(This post is sponsored by Four Wheel Campers)
It’s hard to watch any of Leigh and Steph’s YouTube videos without walking away with a sense of wonder. The dramatic backdrops, the winding dirt roads, the river crossings in remote Central Asia.
The couple has been traversing these daunting roads in their overland truck camper for two years now. These are wild, desolate locations where you might not see another overland vehicle for days.
Leigh and Steph stop to rock climb in otherworldly valleys, and to experience culture in countries like Tajikistan, Afghanistan and Kyrgyzstan.
They do it all with their Land Rover Defender and a Four Wheel pop-up truck camper.
“We just got back from 2,000 kilometers of some of the worst roads we’ve ever seen in Afghanistan and Tajikistan,” said Leigh. “Even a major highway in Uzbekistan was horrible. The road was just sections of tarmac and you could never go over 15-20 kph. Sometimes, you couldn’t even see because of blowing dust.”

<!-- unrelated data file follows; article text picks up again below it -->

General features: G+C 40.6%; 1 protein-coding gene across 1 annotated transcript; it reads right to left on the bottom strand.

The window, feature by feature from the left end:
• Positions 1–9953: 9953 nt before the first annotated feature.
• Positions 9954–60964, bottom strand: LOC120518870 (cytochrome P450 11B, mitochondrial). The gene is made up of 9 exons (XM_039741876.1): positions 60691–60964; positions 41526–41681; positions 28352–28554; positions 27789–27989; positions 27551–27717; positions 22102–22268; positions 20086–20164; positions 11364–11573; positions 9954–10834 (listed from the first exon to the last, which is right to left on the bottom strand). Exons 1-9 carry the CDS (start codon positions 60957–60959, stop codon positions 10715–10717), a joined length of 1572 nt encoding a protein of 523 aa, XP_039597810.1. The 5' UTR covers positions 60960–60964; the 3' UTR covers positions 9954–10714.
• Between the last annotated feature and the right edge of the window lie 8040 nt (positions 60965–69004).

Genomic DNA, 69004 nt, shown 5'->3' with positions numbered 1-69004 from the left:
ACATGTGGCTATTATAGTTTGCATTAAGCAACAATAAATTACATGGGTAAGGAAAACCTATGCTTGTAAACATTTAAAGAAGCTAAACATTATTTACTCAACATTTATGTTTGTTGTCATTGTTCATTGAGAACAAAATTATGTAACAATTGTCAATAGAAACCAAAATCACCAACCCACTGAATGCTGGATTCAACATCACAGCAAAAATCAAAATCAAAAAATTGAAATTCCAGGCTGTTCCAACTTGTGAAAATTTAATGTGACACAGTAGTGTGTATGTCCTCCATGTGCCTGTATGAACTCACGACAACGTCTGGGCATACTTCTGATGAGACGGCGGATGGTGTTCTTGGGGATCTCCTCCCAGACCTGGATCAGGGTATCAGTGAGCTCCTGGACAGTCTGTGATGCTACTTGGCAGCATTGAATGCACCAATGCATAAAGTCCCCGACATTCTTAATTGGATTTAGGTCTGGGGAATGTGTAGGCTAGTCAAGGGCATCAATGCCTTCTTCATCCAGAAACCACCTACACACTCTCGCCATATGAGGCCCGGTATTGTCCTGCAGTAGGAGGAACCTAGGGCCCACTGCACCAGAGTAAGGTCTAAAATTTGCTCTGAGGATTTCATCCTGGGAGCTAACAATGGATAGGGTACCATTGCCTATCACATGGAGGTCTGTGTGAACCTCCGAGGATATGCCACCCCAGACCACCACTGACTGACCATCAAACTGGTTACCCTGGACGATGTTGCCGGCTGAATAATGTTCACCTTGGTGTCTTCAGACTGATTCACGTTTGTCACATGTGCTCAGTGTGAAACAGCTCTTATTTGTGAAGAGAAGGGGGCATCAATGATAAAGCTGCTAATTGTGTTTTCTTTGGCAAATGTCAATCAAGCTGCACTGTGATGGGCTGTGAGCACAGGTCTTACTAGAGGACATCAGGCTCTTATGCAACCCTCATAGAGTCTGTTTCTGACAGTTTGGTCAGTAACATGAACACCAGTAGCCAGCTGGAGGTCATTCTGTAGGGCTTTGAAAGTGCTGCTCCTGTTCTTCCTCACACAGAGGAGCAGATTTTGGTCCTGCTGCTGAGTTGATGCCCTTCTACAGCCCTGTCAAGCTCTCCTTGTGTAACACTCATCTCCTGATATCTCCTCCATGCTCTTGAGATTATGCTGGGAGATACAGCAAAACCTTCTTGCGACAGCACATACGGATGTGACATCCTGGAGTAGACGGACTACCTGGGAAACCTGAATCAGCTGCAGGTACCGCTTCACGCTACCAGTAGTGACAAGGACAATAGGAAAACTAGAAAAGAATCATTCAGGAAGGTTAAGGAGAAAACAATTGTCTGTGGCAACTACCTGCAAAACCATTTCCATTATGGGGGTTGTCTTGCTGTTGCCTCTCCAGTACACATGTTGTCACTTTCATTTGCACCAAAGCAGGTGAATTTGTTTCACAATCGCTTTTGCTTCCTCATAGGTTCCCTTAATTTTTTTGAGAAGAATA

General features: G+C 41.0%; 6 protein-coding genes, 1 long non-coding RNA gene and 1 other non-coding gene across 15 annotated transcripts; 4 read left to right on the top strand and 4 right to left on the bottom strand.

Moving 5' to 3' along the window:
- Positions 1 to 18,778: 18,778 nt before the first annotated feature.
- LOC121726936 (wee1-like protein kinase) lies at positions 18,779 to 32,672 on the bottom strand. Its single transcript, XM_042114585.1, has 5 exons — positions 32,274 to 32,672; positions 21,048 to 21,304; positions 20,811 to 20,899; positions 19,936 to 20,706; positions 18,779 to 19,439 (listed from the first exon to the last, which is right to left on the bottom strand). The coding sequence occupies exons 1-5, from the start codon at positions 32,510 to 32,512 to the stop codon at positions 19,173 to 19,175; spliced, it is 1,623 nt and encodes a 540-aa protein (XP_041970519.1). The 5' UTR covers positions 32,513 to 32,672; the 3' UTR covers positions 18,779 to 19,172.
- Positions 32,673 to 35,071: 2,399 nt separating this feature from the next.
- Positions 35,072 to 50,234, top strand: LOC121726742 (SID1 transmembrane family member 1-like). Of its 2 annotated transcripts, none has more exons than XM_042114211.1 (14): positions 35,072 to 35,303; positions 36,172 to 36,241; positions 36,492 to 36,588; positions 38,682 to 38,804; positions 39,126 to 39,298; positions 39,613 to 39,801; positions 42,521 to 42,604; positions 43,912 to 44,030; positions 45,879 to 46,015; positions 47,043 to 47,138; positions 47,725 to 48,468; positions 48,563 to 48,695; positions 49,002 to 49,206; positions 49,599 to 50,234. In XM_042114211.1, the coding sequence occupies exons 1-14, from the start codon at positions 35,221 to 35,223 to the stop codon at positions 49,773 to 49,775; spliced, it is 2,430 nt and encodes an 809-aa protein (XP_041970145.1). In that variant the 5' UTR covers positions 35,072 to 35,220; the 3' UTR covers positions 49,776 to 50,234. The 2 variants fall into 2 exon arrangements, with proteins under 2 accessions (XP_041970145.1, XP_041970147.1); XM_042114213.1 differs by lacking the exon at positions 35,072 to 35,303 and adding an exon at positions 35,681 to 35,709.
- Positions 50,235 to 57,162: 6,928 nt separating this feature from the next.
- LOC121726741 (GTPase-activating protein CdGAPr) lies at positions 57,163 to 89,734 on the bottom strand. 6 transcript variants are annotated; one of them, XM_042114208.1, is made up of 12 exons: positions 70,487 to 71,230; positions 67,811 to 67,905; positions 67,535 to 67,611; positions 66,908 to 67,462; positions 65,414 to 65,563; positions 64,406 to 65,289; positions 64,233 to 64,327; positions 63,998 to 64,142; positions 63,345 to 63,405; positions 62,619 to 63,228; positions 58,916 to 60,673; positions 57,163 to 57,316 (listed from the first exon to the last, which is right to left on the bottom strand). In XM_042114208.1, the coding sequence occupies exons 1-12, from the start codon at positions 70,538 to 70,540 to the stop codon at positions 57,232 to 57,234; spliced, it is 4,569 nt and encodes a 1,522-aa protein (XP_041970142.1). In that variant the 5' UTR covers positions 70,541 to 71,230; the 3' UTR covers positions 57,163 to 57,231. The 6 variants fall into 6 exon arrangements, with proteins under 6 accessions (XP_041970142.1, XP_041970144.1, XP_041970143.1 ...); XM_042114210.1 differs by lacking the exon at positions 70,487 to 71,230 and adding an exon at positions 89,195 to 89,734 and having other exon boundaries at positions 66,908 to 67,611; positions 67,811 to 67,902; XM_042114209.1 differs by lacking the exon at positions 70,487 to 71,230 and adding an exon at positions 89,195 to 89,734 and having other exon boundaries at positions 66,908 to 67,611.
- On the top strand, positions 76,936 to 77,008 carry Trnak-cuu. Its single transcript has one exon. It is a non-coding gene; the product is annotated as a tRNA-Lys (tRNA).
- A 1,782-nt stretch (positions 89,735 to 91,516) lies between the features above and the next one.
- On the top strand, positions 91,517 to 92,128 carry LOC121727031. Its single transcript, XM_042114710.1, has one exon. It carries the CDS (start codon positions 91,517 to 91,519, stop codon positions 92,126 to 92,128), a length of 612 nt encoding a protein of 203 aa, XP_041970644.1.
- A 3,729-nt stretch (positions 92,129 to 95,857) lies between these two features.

Their adventure in the overland truck camper is incredible to watch, with their YouTube Channel transporting you to distant lands you might never imagine or think about.
So who are Leigh and Steph? What is overlanding? We chatted on the phone when the couple just finished their tour of Afghanistan.
How Leigh and Steph started in their overland truck camper
Growing up in Australia, Leigh has always been into nature, adventure and the outdoors. He grew up on a small farm and often went camping in a 4×4 overland camper.
“My first car was a 4×4,” he said. “I’ve only ever owned 4x4s. It’s just part of the culture down there.”